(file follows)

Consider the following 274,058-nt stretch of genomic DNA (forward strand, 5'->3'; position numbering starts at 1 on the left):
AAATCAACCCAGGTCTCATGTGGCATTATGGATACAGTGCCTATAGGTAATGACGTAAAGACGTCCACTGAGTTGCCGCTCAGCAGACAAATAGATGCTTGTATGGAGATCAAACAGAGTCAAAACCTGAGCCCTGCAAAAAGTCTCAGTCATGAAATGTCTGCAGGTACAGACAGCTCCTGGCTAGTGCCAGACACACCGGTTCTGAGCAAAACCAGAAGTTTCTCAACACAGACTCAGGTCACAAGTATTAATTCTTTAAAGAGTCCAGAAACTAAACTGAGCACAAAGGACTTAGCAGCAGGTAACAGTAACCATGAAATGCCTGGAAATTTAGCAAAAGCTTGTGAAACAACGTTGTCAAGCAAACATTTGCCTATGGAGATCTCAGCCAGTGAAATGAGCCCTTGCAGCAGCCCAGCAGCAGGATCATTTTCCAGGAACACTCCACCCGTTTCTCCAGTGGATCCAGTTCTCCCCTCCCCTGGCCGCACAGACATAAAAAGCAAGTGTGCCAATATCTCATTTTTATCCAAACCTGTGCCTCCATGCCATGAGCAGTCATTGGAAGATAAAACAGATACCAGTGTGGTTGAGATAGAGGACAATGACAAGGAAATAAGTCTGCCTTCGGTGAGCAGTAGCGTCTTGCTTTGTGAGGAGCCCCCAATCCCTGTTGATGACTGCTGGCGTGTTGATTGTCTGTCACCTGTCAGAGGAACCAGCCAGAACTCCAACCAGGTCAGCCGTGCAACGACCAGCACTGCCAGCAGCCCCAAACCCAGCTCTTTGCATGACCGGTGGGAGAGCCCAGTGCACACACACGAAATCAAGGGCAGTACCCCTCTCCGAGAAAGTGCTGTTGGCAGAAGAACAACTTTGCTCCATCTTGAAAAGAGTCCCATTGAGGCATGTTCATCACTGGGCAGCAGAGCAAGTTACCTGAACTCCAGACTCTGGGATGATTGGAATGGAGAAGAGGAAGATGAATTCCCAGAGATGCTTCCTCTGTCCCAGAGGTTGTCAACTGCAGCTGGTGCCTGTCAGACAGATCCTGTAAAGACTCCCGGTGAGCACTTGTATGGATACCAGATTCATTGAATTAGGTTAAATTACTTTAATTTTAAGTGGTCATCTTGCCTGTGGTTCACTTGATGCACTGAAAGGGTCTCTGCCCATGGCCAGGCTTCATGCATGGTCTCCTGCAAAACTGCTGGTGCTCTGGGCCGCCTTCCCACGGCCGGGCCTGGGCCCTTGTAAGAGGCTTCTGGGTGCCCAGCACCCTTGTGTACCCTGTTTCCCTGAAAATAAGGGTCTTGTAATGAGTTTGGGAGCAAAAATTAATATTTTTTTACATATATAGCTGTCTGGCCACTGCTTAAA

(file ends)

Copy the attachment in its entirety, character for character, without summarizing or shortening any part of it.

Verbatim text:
Consider the following 274,058-nt stretch of genomic DNA (forward strand, 5'->3'; position numbering starts at 1 on the left):
AAATCAACCCAGGTCTCATGTGGCATTATGGATACAGTGCCTATAGGTAATGACGTAAAGACGTCCACTGAGTTGCCGCTCAGCAGACAAATAGATGCTTGTATGGAGATCAAACAGAGTCAAAACCTGAGCCCTGCAAAAAGTCTCAGTCATGAAATGTCTGCAGGTACAGACAGCTCCTGGCTAGTGCCAGACACACCGGTTCTGAGCAAAACCAGAAGTTTCTCAACACAGACTCAGGTCACAAGTATTAATTCTTTAAAGAGTCCAGAAACTAAACTGAGCACAAAGGACTTAGCAGCAGGTAACAGTAACCATGAAATGCCTGGAAATTTAGCAAAAGCTTGTGAAACAACGTTGTCAAGCAAACATTTGCCTATGGAGATCTCAGCCAGTGAAATGAGCCCTTGCAGCAGCCCAGCAGCAGGATCATTTTCCAGGAACACTCCACCCGTTTCTCCAGTGGATCCAGTTCTCCCCTCCCCTGGCCGCACAGACATAAAAAGCAAGTGTGCCAATATCTCATTTTTATCCAAACCTGTGCCTCCATGCCATGAGCAGTCATTGGAAGATAAAACAGATACCAGTGTGGTTGAGATAGAGGACAATGACAAGGAAATAAGTCTGCCTTCGGTGAGCAGTAGCGTCTTGCTTTGTGAGGAGCCCCCAATCCCTGTTGATGACTGCTGGCGTGTTGATTGTCTGTCACCTGTCAGAGGAACCAGCCAGAACTCCAACCAGGTCAGCCGTGCAACGACCAGCACTGCCAGCAGCCCCAAACCCAGCTCTTTGCATGACCGGTGGGAGAGCCCAGTGCACACACACGAAATCAAGGGCAGTACCCCTCTCCGAGAAAGTGCTGTTGGCAGAAGAACAACTTTGCTCCATCTTGAAAAGAGTCCCATTGAGGCATGTTCATCACTGGGCAGCAGAGCAAGTTACCTGAACTCCAGACTCTGGGATGATTGGAATGGAGAAGAGGAAGATGAATTCCCAGAGATGCTTCCTCTGTCCCAGAGGTTGTCAACTGCAGCTGGTGCCTGTCAGACAGATCCTGTAAAGACTCCCGGTGAGCACTTGTATGGATACCAGATTCATTGAATTAGGTTAAATTACTTTAATTTTAAGTGGTCATCTTGCCTGTGGTTCACTTGATGCACTGAAAGGGTCTCTGCCCATGGCCAGGCTTCATGCATGGTCTCCTGCAAAACTGCTGGTGCTCTGGGCCGCCTTCCCACGGCCGGGCCTGGGCCCTTGTAAGAGGCTTCTGGGTGCCCAGCACCCTTGTGTACCCTGTTTCCCTGAAAATAAGGGTCTTGTAATGAGTTTGGGAGCAAAAATTAATATTTTTTTACATATATAGCTGTCTGGCCACTGCTTAAA